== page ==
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Council OKs Funding for Design of Broad Beach Storm Drain Improvements

The improvements will include the installation of monitoring and sampling equipment.

The Malibu City Council approved funding of the design of planned improvements to an additional storm drain inlet at Broad Beach this week as part of conditions of a water quality settlement with two environmental groups.

In the lawsuit, which was , the Natural Resources Defense Council and the Santa Monica Baykeeper alleged the city had violated the Clean Water Act.

Under the settlement, the city agreed to pay $750,000 in legal fees, make improvements on 17 drains, and allocate $250,000 toward the city's Ocean Health Water Assessment program, which will create water quality monitoring along Malibu's shoreline, according to City Attorney Christi Hogin. The total cost of the retrofits could reach up to $5.6 million.

Some of the improvements to the drains were already planned, including eight storm drain inlets at Broad Beach. Most of the improvements along the northern shoulder of Broad Beach Road were expected to be paid for by a grant from the State Water Board, according to a report prepared by Malibu's Senior Civil Engineer Robert DuBoux.

"The settlement agreement included improvements to one additional storm drain inlet, a design that will reduce bacteria levels and eliminate non-stormwater discharges, and the installation of monitoring and sampling equipment," DuBoux wrote.

The council upped the project's estimated design cost by $113,000 to $767,800 in the agreement with Geosyntec Consultants.

Part of Malibu's coastline is known as an Area of Special Biological Significance (ASBS), and a federal district court found the city liable in 2010 for discharging polluted runoff. The ASBS runs from Latigo Point to the Ventura County line.

Curbed LA reported that Broad Beach homeowner's plans to replace sand on the often eroded beach is coming under fire.

The website reports the homeowners have been looking for a sediment match off the coast of Manhattan Beach. However, the city council voted to oppose the project.

J. Flo September 15, 2012 at 06:39 PM
Interesting, Andy.
Douglas Fay September 16, 2012 at 03:44 AM
Andy, it's nice to see even you see the money/contract connection. It's morally deplorable behavior, but perfectly acceptable if you are in a paid position on HTB, the SMBRF, SM Baykeeper, and God only knows who else is in this greedy fold. My concern today is right on the heels of the Malibu Lagoon destruction is a bid to spend $20 million on un-natural sand importation when you have a dam full of sand and rock that has been impeded for decades that needs to be removed. Thoughts anyone?
Andy Lyon September 17, 2012 at 05:37 PM
Even I see it ?? Not sure how I should take that, but whatever. What I don't get is why patch doesn't do a connect the dots/follow the money article about these projects and contracts and lawsuits that Malibu is getting hammered with and what the real driving force is behind it all. I mean because if even I can see it ... then a REAL journalist should be able to uncover and write the story. Anyone at Patch up for that ?? Well Douglas you might also find it interesting that the engineering firm Moffit-Nichols who did the lagoon disaster is also doing the sand replenishment project at Broadbeach and maybe had something to do with the fact that the City Council allowed them to form the GHAD in the first place ???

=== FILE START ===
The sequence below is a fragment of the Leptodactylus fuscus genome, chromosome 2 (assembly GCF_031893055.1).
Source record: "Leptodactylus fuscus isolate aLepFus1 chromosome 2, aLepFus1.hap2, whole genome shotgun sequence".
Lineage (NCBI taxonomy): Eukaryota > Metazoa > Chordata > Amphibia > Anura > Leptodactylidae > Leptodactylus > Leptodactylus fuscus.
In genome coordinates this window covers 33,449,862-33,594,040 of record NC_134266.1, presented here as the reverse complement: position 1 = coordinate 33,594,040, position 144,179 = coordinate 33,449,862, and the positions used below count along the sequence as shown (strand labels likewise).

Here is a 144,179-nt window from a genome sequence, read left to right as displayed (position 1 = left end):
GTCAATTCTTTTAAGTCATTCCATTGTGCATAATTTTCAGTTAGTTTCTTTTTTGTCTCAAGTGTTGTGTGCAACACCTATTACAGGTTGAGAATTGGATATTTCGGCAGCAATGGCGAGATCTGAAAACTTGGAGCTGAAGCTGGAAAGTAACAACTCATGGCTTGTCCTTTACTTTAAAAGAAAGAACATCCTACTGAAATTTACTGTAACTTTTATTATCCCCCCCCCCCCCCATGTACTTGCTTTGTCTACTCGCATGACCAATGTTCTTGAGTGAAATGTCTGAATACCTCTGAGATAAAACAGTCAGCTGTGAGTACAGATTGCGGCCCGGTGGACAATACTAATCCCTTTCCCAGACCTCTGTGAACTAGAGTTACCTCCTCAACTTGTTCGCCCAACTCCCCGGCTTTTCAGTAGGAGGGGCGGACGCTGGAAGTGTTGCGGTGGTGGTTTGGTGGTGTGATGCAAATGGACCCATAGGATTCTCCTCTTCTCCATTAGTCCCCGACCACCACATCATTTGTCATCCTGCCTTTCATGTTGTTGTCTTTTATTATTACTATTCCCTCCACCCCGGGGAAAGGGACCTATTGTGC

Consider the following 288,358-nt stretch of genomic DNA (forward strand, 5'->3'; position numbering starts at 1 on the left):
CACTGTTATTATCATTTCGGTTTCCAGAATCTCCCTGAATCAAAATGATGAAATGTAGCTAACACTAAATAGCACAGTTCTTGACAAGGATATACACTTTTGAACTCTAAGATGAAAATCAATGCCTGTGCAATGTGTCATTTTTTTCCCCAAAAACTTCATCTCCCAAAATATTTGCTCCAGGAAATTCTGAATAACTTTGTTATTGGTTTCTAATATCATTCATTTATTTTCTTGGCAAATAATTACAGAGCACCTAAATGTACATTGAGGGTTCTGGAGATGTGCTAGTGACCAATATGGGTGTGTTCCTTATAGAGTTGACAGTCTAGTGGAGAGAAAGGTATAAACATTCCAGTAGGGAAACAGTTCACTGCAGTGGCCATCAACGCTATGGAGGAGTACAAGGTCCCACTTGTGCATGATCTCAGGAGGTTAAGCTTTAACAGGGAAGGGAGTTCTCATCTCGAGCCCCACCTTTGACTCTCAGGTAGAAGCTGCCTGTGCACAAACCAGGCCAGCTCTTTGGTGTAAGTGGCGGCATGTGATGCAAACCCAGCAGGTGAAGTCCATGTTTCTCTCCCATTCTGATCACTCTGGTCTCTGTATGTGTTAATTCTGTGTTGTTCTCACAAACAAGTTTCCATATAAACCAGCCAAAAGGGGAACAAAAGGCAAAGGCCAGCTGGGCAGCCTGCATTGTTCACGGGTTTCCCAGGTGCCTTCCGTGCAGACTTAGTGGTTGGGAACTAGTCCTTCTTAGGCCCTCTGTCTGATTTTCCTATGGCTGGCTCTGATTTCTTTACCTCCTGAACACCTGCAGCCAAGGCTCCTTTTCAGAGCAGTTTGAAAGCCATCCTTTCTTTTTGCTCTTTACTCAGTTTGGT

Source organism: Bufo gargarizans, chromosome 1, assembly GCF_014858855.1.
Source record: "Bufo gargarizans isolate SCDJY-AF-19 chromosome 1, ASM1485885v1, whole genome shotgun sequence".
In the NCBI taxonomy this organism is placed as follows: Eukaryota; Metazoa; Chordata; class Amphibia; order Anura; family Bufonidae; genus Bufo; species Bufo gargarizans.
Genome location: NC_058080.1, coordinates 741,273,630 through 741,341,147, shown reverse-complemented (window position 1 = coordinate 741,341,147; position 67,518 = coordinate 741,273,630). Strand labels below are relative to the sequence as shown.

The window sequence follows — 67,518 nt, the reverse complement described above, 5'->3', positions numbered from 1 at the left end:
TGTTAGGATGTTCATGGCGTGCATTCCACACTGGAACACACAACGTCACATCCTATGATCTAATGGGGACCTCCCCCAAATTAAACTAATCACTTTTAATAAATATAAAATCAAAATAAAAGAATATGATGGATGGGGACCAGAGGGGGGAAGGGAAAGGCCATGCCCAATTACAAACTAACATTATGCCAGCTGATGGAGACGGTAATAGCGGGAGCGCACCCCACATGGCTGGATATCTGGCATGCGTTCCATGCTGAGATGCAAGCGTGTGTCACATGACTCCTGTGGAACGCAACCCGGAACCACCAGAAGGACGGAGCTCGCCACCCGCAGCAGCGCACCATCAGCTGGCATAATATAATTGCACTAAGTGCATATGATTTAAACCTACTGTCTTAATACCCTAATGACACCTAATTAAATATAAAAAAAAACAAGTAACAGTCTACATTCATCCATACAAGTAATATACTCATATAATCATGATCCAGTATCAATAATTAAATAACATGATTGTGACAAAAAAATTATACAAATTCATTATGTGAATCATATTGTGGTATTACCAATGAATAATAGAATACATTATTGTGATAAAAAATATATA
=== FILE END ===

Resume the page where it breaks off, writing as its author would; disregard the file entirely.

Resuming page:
Hans Laetz September 17, 2012 at 06:53 PM
Didn't the council form the GHAD because 95 percent of the Broad Beach residents asked them to do it? I also thought that the Board of Directors of the GHAD -- all of them Broad Beach landowners -- voted to give the contracts to the engineering firm. The City has nothing to do with that -- it's an independent board. They can hire whom they choose. It doesn't go before the council. Maybe no journalist has connected those dots because connecting them leads to .. well ... dots and gibberish And Mr. Fay, how many hundreds or thousand of trucks would it take to haul the cobbles and pebbles piled up behind Rindge Dam to Broad Beach? The trucks bringing in the rocks for the jetty kept us awake day and night for four weeks. But I've lived next to beaches getting sand from barges and you hear nothing.
Marcia Hanscom September 17, 2012 at 09:44 PM
Moffatt & Nichol is the company Heal the Bay hired in 2002/2003 to do the early design for the Malibu Lagoon demolition/disaster. The one that - when M & N revealed it in public - got so much heat and concern expressed that State Parks then repeatedly told us "don't worry; Phase 2 of the project will never be done - we will just do the parking lot move." Then subsequent contractors picked up the job behind the scenes while we had all been assured it would never go forward. Santa Monica Baykeeper, RCD of the Santa Monica Mountains, Santa Monica Bay Restoration Foundation - they all received subsequent funds to "plan" the project Moffatt & Nichol conceived of with Heal the Bay - also done behind the scenes in technical meetings where the public was expressly forbidden to be present.

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